“My phone rang off the hook for three weeks,” says Dr. Thomas Barnes, a Newport Beach plastic surgeon. It was 1998, and he had just finished a segment on the talk show “Leeza,” hosted by Leeza Gibbons, about his work in cosmetic surgery using minimally invasive techniques, and the response had been incredible. “I thought, ‘That’s it, lunchtime makeovers.’”

It’s been 15 years since that TV appearance, and during that time, plastic surgery has undergone a number of trends, from facelifts to implants to Botox, and finally, to some of the latest, including mommy makeovers for post-pregnancy bodies and Vampire Facelifts, which use the patient’s own blood plasma to allegedly increase collagen production. But Barnes’s practice has remained steady, doing what he has coined Lunchtime Makeovers – procedures that involve minimal surgery, if any, with no general anesthesia and very short downtimes. “People come in, they do a little tuck and they’re out to dinner in a day or two,” says Barnes, who, at various points in his career, has played a doctor on and been a professional scene writer for “The Young and the Restless;” acted as a plastic surgeon in scenes with Christian Bale in Knight of Cups, a movie set to be released later this year; and is currently in talks with major networks about his own reality show, “Lunchtime Makeovers with the dOC.” “It’s what people want today, with the economy and the reality that we don’t have to change everything [right now]. I’ve geared my practice to the less invasive procedure with big results.”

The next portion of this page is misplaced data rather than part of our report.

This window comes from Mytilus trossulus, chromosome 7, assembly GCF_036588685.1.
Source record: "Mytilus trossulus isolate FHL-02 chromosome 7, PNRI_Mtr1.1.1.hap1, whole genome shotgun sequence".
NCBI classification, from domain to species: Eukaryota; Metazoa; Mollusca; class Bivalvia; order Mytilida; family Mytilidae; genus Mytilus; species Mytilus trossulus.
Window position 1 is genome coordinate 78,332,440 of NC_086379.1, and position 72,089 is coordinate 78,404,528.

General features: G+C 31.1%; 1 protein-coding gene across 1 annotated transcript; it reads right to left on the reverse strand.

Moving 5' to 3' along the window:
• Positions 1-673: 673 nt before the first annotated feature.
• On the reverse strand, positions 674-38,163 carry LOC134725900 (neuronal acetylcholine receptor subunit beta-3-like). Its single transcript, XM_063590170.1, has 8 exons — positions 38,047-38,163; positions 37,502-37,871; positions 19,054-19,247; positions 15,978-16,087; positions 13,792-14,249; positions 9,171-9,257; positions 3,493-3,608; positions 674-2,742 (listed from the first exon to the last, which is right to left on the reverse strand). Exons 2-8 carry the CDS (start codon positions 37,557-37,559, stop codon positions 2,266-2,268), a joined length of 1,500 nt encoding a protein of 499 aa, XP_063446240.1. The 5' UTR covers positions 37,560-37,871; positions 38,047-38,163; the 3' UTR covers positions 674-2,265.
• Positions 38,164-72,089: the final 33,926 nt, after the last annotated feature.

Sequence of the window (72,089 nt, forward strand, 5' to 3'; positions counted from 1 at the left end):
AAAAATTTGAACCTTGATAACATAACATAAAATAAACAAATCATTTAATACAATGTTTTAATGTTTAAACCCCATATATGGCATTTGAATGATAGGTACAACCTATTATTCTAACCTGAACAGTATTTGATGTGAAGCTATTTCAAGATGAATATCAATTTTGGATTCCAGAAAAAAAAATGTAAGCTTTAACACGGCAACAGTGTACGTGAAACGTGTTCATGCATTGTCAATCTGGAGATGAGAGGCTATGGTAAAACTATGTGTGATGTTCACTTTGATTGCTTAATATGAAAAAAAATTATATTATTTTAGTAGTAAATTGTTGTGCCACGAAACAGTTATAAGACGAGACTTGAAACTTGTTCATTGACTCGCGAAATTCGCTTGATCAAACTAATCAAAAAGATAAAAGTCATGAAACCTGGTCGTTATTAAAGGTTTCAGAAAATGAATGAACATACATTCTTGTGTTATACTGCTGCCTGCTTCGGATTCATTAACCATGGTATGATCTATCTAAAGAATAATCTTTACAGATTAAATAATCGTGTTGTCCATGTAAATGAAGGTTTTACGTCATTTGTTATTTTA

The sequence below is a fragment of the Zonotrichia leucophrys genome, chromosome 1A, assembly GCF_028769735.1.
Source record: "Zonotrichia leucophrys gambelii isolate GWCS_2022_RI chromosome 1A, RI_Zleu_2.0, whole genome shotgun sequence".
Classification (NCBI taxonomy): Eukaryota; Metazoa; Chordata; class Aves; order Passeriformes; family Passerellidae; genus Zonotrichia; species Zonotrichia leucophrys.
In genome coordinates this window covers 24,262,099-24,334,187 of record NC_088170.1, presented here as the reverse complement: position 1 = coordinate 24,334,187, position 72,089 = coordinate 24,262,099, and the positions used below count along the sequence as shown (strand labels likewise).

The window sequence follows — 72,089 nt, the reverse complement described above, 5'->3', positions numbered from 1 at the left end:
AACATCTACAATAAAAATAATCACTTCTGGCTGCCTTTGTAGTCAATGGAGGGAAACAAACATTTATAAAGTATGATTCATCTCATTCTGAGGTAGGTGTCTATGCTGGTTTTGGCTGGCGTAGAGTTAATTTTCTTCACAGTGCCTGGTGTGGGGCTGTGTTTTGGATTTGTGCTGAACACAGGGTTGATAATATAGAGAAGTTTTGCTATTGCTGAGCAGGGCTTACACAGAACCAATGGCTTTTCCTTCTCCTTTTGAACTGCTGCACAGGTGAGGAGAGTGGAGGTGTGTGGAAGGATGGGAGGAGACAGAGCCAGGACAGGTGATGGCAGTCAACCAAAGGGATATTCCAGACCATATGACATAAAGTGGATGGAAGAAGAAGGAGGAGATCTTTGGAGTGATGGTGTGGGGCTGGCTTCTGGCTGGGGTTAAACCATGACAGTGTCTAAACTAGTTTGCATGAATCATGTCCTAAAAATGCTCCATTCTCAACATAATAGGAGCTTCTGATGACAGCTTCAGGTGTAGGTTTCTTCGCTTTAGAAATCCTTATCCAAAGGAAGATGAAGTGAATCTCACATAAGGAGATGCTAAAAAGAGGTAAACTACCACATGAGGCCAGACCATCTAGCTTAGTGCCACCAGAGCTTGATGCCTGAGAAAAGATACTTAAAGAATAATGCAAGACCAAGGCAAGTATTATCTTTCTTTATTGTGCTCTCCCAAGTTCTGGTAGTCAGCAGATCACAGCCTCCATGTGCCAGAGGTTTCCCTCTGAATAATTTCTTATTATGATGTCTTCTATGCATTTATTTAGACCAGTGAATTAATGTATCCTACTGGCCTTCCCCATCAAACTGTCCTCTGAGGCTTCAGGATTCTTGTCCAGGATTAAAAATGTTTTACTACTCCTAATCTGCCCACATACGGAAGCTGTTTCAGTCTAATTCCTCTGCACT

The practice of minimally invasive procedures has unquestionably taken off in the last decade due, according to Barnes, to their lower price tag and the rapid turnaround time for the vast majority of his procedures, most of which can be completed in one hour or less and have downtimes that range from zero to five or six days for facial resurfacing. And with the move away from drastic overhauls to subtle facial and body improvements, lunchtime procedures are all many people need or want. Barnes’s lunchtime procedures can address everything from unwanted fat deposits with his SmartLipo™ laser (he uses the laser in conjunction with his signature Tickle Lipo and Lazy Lipo techniques to simultaneously remove fat and tighten the skin) to neck shrink lifts using liposculpture, and skin resurfacing for wrinkles, sun damage and loose skin with his fractional CO2 laser. Additional procedures include – yes – the vampire facelift, upper and lower eyelid rejuvenation and removal of broken capillaries on the face, among many others. And it’s not just women who are seeking Barnes’s procedures – an increasing number of men come in for procedures to reduce a heavy neck or to reduce prominent love handles. “I realized when I did the ‘Leeza’ show that everyone wants something that works with their budget, and they don’t want to take time off work,” says Barnes. “My procedures are designed to do on a Friday and be working the next Monday.”